Forgot your password?  

Resources for students & teachers

Arthur Stuart-Menteth Hutchinson
This eBook from the Gutenberg Project consists of approximately 343 pages of information about If Winter Comes.
interested if any one had told her how numerous the class was.  It never occurred to her that any of these people had homes and it never occurred to her that the whole of the lower classes lived without any margin at all beyond keeping their homes together, or that if they stopped working they lost their homes, or that they looked forward to nothing beyond their working years because there was nothing beyond their working years for them to look forward to.  Nor would it have interested her in the remotest degree to hear this.  The only fact she knew about the lower classes was that they were disgustingly extravagant and spent every penny they earned.  The woman across the Green who did her washing had six children and a husband who was an agricultural labourer and earned eighteen and sixpence a week.  These eight lived in three rooms and “if you please” they actually bought a gramophone!  Mabel instanced it for years after she first heard it.  The idea of that class of person spending money on anything to make their three rooms lively of an evening was scandalous to Mabel.  She heard of the gramophone outrage in 1908 and she was still instancing it in 1912.  “And those are the people, mind you,” she said in 1912, “that we have to buy these National Insurance stamps for!”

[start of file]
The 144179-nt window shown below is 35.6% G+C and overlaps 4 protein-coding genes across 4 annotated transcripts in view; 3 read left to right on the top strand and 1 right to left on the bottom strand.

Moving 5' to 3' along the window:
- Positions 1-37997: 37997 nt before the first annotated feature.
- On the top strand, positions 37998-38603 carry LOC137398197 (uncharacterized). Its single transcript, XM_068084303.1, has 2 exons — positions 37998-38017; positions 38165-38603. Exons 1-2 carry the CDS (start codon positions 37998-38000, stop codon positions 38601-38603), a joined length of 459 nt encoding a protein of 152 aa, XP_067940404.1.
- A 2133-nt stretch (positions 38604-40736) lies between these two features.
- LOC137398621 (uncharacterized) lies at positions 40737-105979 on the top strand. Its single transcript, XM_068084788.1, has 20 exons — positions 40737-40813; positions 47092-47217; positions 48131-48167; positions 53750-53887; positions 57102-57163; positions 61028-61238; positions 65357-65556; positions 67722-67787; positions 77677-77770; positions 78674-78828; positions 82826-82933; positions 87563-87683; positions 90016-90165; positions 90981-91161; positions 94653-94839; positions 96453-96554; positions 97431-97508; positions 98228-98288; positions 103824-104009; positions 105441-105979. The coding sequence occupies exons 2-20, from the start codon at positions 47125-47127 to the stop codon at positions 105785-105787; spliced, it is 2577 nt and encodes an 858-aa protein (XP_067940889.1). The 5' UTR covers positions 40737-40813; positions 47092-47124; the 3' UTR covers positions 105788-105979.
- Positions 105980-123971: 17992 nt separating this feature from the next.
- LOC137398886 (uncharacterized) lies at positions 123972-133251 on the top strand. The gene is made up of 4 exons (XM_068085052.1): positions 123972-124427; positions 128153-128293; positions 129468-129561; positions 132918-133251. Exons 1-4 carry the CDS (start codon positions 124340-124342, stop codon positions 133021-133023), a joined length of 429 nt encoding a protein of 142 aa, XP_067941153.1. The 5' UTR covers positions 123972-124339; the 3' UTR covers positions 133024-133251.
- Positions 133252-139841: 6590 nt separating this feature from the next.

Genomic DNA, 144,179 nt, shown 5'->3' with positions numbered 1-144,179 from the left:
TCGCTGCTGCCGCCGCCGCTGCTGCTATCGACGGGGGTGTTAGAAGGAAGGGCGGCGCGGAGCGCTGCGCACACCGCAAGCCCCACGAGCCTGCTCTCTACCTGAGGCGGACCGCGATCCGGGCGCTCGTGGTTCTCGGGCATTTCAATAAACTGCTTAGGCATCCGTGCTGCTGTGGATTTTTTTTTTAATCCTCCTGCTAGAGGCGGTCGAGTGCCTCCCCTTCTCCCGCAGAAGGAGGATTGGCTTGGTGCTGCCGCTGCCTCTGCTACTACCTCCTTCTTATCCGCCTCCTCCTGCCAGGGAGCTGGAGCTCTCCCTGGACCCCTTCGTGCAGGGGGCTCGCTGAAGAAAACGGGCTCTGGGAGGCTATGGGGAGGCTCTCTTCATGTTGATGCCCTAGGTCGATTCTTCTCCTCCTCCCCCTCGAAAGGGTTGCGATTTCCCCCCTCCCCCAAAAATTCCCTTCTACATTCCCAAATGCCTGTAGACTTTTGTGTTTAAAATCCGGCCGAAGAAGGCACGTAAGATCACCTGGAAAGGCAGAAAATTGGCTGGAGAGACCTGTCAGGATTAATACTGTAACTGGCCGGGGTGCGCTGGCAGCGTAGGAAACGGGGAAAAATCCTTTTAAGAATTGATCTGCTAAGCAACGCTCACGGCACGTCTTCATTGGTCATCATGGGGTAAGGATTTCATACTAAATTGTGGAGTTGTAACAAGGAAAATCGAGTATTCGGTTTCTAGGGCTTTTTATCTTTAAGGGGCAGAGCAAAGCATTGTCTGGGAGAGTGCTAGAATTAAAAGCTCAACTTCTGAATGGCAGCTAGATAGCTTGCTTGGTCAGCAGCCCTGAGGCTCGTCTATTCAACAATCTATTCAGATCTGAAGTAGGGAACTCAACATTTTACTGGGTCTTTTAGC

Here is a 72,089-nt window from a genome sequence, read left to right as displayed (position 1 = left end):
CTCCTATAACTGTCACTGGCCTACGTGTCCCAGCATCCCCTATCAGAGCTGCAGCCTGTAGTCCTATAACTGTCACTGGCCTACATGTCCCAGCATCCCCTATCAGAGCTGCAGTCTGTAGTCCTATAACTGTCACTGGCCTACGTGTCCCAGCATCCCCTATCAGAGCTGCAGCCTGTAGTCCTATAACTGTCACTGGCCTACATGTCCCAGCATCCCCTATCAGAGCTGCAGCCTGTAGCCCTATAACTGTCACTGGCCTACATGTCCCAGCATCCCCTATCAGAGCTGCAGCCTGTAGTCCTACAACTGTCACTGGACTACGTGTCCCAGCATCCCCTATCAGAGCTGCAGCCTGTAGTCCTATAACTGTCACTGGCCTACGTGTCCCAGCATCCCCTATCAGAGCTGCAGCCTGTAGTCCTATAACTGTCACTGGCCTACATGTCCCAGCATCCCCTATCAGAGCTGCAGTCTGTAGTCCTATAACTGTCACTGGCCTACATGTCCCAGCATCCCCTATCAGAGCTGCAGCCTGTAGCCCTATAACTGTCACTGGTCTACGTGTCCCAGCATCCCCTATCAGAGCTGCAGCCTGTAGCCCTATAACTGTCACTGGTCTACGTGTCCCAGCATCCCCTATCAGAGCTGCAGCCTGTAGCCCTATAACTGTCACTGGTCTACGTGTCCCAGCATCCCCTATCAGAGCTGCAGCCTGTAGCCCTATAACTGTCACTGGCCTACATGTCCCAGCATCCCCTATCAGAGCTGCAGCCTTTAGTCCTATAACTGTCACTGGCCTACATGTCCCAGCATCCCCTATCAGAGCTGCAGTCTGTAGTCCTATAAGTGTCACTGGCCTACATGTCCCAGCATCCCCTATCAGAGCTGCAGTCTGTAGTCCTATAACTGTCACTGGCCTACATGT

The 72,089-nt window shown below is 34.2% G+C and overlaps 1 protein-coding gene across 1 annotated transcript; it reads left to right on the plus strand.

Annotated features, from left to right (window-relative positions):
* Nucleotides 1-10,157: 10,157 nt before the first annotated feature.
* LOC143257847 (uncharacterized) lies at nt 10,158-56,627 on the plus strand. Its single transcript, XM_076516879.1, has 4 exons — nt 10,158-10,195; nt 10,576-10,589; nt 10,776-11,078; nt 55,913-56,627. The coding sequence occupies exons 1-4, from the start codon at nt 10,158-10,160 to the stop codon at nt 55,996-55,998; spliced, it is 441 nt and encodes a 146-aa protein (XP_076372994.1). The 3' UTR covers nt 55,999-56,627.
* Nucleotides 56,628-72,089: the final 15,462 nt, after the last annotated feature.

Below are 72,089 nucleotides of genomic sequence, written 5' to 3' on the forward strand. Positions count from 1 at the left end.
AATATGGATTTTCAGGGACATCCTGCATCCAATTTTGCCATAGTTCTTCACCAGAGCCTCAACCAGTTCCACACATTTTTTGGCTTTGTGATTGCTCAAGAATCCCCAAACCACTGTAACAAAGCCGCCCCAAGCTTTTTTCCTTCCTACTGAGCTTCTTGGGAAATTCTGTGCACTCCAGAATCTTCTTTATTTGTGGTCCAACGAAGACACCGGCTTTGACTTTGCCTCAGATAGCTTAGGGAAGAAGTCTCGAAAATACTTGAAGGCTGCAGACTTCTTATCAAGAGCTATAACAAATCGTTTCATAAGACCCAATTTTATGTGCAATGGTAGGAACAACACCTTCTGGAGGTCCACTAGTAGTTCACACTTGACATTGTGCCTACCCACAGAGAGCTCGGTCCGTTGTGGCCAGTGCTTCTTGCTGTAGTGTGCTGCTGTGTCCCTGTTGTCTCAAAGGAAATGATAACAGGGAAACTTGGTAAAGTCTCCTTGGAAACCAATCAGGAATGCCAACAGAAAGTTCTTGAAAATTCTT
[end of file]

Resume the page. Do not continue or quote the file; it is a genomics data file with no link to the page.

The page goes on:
III

Mabel was not demonstrative.  She had no enthusiasms and no sympathies.  Enthusiasms and sympathies in other people made her laugh with her characteristic burst of sudden laughter.  It was not, as with some persons, that matters calling for sympathy made her impatient,—­as very robust people are often intensely impatient with sickness and infirmity.  She never would say, “I have no patience with such and such or so and so.”  She had plenty of patience.  It was simply that she had no imagination whatsoever.  Whatever she saw or heard or read, she saw or heard or read exactly as the thing presented itself.  If she saw a door she saw merely a piece of wood with a handle and a keyhole.  It may be argued that a door is merely a piece of wood with a handle and a keyhole, and that is what Mabel would have argued.  But a door is in fact the most intriguing mystery in the world because of what may be the other side of it and of what goes on behind it.  To Mabel nothing was on the other side of anything she saw and nothing went on behind it.

A person or a creature in pain was to Mabel a person or a creature “laid up.”  Laid up—­out of action—­not working properly:  like a pencil without a point.  A picture was a decoration in paint and was either a pretty decoration in paint or a not pretty decoration in paint.  Music was a tune, and was either a tune or merely music.  A book was a story, and if it was not a story it was simply a book.  A flower was a decoration.  Poetry, such as

    “While the still morn went out with sandals grey,”

Follow Us on Facebook